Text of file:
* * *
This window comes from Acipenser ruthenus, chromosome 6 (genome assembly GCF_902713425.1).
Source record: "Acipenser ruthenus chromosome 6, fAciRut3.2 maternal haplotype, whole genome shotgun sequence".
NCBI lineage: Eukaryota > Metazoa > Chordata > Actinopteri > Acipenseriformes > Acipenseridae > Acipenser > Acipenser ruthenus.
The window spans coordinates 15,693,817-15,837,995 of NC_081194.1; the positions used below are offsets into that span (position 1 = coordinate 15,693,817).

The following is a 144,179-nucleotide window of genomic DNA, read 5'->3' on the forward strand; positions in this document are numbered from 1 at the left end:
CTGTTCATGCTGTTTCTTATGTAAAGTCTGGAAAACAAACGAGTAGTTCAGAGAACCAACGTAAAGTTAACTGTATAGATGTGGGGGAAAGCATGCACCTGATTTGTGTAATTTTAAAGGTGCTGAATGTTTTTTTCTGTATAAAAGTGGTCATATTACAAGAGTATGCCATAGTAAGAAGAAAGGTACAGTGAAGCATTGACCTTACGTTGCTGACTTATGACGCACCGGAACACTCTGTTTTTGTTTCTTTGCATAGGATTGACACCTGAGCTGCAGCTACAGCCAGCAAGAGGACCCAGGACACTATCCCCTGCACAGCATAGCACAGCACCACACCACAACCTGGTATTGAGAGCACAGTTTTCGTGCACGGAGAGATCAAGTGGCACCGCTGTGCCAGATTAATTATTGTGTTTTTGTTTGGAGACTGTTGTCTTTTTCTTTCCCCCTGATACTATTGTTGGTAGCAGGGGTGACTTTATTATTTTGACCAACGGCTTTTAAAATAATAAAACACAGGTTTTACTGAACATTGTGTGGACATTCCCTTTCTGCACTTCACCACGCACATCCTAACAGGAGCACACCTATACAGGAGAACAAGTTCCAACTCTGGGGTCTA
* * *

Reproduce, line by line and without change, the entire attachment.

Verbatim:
This window comes from Acipenser ruthenus, chromosome 6 (genome assembly GCF_902713425.1).
Source record: "Acipenser ruthenus chromosome 6, fAciRut3.2 maternal haplotype, whole genome shotgun sequence".
NCBI lineage: Eukaryota > Metazoa > Chordata > Actinopteri > Acipenseriformes > Acipenseridae > Acipenser > Acipenser ruthenus.
The window spans coordinates 15,693,817-15,837,995 of NC_081194.1; the positions used below are offsets into that span (position 1 = coordinate 15,693,817).

The following is a 144,179-nucleotide window of genomic DNA, read 5'->3' on the forward strand; positions in this document are numbered from 1 at the left end:
CTGTTCATGCTGTTTCTTATGTAAAGTCTGGAAAACAAACGAGTAGTTCAGAGAACCAACGTAAAGTTAACTGTATAGATGTGGGGGAAAGCATGCACCTGATTTGTGTAATTTTAAAGGTGCTGAATGTTTTTTTCTGTATAAAAGTGGTCATATTACAAGAGTATGCCATAGTAAGAAGAAAGGTACAGTGAAGCATTGACCTTACGTTGCTGACTTATGACGCACCGGAACACTCTGTTTTTGTTTCTTTGCATAGGATTGACACCTGAGCTGCAGCTACAGCCAGCAAGAGGACCCAGGACACTATCCCCTGCACAGCATAGCACAGCACCACACCACAACCTGGTATTGAGAGCACAGTTTTCGTGCACGGAGAGATCAAGTGGCACCGCTGTGCCAGATTAATTATTGTGTTTTTGTTTGGAGACTGTTGTCTTTTTCTTTCCCCCTGATACTATTGTTGGTAGCAGGGGTGACTTTATTATTTTGACCAACGGCTTTTAAAATAATAAAACACAGGTTTTACTGAACATTGTGTGGACATTCCCTTTCTGCACTTCACCACGCACATCCTAACAGGAGCACACCTATACAGGAGAACAAGTTCCAACTCTGGGGTCTA